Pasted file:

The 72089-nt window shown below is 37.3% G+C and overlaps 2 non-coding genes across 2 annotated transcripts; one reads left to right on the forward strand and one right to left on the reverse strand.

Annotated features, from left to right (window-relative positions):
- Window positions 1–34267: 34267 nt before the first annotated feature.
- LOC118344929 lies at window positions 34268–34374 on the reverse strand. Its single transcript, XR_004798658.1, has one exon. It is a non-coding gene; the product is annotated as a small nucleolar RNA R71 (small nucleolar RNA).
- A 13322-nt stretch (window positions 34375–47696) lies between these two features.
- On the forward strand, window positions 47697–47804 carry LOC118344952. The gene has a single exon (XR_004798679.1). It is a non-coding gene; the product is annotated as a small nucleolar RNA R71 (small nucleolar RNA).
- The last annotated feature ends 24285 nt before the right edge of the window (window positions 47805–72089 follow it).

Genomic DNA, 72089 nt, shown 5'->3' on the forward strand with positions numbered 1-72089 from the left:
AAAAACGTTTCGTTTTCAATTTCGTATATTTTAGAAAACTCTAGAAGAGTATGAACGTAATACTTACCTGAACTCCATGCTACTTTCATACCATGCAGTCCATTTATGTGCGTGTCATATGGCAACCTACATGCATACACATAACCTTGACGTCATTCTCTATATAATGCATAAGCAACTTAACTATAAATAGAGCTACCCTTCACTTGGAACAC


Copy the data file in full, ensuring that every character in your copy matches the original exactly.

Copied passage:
The 72089-nt window shown below is 37.3% G+C and overlaps 2 non-coding genes across 2 annotated transcripts; one reads left to right on the forward strand and one right to left on the reverse strand.

Annotated features, from left to right (window-relative positions):
- Window positions 1–34267: 34267 nt before the first annotated feature.
- LOC118344929 lies at window positions 34268–34374 on the reverse strand. Its single transcript, XR_004798658.1, has one exon. It is a non-coding gene; the product is annotated as a small nucleolar RNA R71 (small nucleolar RNA).
- A 13322-nt stretch (window positions 34375–47696) lies between these two features.
- On the forward strand, window positions 47697–47804 carry LOC118344952. The gene has a single exon (XR_004798679.1). It is a non-coding gene; the product is annotated as a small nucleolar RNA R71 (small nucleolar RNA).
- The last annotated feature ends 24285 nt before the right edge of the window (window positions 47805–72089 follow it).

Genomic DNA, 72089 nt, shown 5'->3' on the forward strand with positions numbered 1-72089 from the left:
AAAAACGTTTCGTTTTCAATTTCGTATATTTTAGAAAACTCTAGAAGAGTATGAACGTAATACTTACCTGAACTCCATGCTACTTTCATACCATGCAGTCCATTTATGTGCGTGTCATATGGCAACCTACATGCATACACATAACCTTGACGTCATTCTCTATATAATGCATAAGCAACTTAACTATAAATAGAGCTACCCTTCACTTGGAACAC